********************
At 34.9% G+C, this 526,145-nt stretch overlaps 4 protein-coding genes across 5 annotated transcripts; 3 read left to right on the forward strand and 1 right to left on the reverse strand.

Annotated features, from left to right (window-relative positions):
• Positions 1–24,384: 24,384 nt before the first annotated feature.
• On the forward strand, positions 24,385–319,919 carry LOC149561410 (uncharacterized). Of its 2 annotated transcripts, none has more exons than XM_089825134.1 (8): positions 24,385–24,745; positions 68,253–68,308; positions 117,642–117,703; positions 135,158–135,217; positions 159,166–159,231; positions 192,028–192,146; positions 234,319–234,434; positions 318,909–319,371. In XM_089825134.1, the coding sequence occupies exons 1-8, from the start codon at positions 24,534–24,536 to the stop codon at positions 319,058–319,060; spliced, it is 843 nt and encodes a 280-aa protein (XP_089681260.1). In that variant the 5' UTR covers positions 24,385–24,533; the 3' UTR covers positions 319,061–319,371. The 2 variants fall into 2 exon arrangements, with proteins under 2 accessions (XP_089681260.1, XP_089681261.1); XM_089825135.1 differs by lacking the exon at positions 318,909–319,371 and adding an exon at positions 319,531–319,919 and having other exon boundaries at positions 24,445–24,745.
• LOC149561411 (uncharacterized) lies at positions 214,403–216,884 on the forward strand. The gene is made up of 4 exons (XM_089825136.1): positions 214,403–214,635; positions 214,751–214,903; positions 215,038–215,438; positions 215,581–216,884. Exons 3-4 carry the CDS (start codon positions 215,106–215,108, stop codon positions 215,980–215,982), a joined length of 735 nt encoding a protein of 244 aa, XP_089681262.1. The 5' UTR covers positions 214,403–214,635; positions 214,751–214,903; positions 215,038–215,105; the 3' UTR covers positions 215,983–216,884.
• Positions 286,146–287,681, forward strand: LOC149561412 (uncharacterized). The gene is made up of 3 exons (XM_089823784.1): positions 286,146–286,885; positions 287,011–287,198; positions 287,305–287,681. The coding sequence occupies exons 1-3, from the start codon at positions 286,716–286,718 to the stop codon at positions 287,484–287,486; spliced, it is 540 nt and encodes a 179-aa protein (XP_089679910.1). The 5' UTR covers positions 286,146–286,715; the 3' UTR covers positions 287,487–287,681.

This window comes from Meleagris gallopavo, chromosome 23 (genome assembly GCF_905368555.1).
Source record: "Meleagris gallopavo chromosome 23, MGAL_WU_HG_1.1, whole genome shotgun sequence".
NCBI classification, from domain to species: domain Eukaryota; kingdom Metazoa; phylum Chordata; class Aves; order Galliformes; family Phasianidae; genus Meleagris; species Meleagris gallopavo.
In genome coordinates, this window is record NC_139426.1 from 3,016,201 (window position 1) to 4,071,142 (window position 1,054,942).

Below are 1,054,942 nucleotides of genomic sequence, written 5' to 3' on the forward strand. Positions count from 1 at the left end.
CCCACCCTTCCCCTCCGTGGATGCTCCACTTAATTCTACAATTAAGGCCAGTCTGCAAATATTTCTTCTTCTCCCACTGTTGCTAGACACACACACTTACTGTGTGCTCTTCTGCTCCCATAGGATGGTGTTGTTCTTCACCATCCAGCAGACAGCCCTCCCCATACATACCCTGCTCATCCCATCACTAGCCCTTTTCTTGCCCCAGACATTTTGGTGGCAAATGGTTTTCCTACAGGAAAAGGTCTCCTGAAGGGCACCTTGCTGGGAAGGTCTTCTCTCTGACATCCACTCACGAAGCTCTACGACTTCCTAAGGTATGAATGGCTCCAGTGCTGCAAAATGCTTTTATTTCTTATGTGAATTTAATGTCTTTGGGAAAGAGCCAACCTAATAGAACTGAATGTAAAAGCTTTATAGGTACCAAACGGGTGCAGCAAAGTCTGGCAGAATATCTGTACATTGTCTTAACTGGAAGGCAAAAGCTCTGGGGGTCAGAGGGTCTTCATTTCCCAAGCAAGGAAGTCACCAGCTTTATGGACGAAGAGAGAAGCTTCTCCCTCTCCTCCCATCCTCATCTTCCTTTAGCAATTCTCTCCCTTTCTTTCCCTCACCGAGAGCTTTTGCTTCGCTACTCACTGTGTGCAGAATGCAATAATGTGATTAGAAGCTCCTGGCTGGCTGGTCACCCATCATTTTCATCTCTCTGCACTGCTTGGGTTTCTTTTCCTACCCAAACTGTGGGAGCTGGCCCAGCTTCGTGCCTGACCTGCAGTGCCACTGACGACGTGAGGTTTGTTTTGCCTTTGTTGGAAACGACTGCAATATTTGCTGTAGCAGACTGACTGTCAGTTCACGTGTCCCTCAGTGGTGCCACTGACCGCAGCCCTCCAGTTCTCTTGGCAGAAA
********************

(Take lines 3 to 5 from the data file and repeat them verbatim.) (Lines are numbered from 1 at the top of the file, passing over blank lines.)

• Positions 1–24,384: 24,384 nt before the first annotated feature.
• On the forward strand, positions 24,385–319,919 carry LOC149561410 (uncharacterized). Of its 2 annotated transcripts, none has more exons than XM_089825134.1 (8): positions 24,385–24,745; positions 68,253–68,308; positions 117,642–117,703; positions 135,158–135,217; positions 159,166–159,231; positions 192,028–192,146; positions 234,319–234,434; positions 318,909–319,371. In XM_089825134.1, the coding sequence occupies exons 1-8, from the start codon at positions 24,534–24,536 to the stop codon at positions 319,058–319,060; spliced, it is 843 nt and encodes a 280-aa protein (XP_089681260.1). In that variant the 5' UTR covers positions 24,385–24,533; the 3' UTR covers positions 319,061–319,371. The 2 variants fall into 2 exon arrangements, with proteins under 2 accessions (XP_089681260.1, XP_089681261.1); XM_089825135.1 differs by lacking the exon at positions 318,909–319,371 and adding an exon at positions 319,531–319,919 and having other exon boundaries at positions 24,445–24,745.
• LOC149561411 (uncharacterized) lies at positions 214,403–216,884 on the forward strand. The gene is made up of 4 exons (XM_089825136.1): positions 214,403–214,635; positions 214,751–214,903; positions 215,038–215,438; positions 215,581–216,884. Exons 3-4 carry the CDS (start codon positions 215,106–215,108, stop codon positions 215,980–215,982), a joined length of 735 nt encoding a protein of 244 aa, XP_089681262.1. The 5' UTR covers positions 214,403–214,635; positions 214,751–214,903; positions 215,038–215,105; the 3' UTR covers positions 215,983–216,884.